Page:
It’s been about 3 weeks since we launched and frankly, being a magazine publisher these days is not exactly filled with an abundance of easy peasy lemon squeezy experiences. It’s tough out there. And yet, today is free of snow and rain and I am going skating. Sure, it’s probably 38 degrees out there (-1 celcius or so) but I don’t care. As my good friend Sean says “did you actually skate TODAY?”

So get out there and roll!

An Interview with Bud Stratford

An Interview with Bud Stratford

A few things you should know about Bud Stratford. He’s known to have gulped over 10 Cokes a day. He smokes clove cigarettes. And Bud loves skateboarding and has done so for over 30 years. He also is a prolific writer and influential thinker within skateboarding. He’s been part of CW for over a decade and he’s been known to kick my ass on more than one occasion. I am proud to call him a friend always look forward to what unleashes to the world.
 
This interview features all of Bud’s artwork. It’s also over 3,000 words. God bless digital media! 
 
For more of Bud’s work, spend a few hours over at Everything Skateboarding. You’ll be glad you did.
What motivates you to write about skateboarding and explore things that most wouldn’t touch?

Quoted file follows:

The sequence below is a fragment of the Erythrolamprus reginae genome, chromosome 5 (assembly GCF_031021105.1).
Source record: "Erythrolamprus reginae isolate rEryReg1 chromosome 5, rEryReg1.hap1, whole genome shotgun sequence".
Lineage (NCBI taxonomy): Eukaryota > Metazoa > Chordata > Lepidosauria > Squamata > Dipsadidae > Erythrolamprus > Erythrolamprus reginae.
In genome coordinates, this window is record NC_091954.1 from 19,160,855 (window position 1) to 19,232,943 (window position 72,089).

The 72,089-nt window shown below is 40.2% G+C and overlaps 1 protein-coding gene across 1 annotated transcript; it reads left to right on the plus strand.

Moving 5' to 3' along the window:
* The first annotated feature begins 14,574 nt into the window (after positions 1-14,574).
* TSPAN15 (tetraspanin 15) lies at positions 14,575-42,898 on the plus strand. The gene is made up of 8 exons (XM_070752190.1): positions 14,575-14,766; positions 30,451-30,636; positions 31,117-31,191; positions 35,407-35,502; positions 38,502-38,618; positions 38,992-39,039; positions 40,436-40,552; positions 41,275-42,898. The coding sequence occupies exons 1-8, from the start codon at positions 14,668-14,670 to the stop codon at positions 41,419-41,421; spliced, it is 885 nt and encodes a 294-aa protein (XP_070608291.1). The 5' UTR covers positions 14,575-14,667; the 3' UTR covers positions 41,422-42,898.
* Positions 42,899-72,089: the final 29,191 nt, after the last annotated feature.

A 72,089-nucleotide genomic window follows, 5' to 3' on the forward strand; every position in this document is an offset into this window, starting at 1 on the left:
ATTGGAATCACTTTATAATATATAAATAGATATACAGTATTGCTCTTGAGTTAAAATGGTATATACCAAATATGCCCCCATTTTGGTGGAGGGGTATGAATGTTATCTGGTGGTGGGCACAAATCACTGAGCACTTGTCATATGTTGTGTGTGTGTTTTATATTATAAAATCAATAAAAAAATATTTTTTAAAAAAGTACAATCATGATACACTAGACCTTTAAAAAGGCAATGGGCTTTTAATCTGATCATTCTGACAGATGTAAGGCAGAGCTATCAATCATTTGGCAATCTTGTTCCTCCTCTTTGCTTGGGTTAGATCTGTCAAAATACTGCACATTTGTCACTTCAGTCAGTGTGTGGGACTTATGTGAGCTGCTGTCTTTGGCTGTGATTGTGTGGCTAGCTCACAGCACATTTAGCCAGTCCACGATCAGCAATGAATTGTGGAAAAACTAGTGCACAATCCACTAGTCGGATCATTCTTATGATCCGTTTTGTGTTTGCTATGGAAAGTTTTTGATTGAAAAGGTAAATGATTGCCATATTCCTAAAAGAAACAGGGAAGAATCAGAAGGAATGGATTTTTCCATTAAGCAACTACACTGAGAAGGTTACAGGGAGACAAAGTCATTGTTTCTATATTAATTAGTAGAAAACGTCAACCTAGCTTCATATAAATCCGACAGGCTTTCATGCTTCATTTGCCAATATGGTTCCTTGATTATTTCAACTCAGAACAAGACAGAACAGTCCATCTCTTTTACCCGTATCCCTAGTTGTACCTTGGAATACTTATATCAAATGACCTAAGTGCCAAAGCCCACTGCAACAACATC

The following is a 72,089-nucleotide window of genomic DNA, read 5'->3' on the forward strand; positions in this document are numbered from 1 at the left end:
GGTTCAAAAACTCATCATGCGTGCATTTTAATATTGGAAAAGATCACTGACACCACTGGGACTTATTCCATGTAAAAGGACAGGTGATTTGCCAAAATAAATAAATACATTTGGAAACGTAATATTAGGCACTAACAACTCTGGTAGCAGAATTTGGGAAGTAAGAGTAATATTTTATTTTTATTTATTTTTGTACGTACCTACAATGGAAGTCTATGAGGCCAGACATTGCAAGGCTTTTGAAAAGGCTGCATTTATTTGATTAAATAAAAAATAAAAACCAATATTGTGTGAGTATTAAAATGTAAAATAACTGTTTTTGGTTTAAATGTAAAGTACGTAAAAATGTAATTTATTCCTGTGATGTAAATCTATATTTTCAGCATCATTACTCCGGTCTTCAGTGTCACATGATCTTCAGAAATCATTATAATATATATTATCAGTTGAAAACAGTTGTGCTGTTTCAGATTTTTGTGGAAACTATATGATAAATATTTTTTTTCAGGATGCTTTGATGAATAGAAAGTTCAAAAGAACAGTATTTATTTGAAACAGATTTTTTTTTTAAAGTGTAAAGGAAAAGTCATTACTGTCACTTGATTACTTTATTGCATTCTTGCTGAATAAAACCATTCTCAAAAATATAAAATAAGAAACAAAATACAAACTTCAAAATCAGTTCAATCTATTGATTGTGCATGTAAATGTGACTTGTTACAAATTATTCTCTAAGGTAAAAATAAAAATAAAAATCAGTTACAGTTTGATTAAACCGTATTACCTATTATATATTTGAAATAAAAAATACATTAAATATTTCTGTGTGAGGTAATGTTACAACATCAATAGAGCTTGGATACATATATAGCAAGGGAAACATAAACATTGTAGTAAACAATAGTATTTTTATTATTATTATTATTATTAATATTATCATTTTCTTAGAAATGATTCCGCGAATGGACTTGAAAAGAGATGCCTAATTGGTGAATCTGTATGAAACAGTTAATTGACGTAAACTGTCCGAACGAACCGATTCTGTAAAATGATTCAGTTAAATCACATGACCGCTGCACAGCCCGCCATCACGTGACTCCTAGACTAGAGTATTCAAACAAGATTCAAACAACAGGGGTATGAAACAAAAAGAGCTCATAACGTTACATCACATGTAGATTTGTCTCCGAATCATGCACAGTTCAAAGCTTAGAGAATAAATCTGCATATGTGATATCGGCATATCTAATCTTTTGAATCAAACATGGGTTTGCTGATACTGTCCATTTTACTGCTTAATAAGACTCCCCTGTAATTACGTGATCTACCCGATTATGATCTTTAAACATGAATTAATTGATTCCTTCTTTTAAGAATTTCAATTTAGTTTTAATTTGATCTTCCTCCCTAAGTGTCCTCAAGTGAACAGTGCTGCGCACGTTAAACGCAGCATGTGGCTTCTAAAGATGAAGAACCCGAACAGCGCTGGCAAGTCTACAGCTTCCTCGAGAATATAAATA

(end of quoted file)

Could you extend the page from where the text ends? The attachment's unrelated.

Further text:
I’m not sure that’s entirely true. I’m not sure that I’m writing about things that people wouldn’t touch. Quite the opposite, I think, is true: I’m writing about things that most people are actually talking about, and talking about a lot, right now. They’re not saying these things publicly… and that’s probably the only real difference between me, and them. But, they are definitely talking about them privately.

So, the real question is probably, “Why are you talking about these things, publicly?” Here’s why: people ultimately need to hear about these things. They need to be brought to the surface sooner or later, and aired out. They need to be discussed. Problems need to be solved, and paradigms need to be put right. For everybody’s benefit. It’s just part of the progress-process at work. If we can’t define, articulate, debate, and propose solutions to pertinent problems, we’ll never get anywhere in life. And nobody in their right mind wants that.
 
If I can put the conversation on the table, and add a few neat, new, and novel ideas into the mix? Then I’ve done some small part to help move that process forward. Or, maybe it’s just because I’m a dick. There are a lot of industry dudes that would probably agree with that one. They might be right. Maybe I am.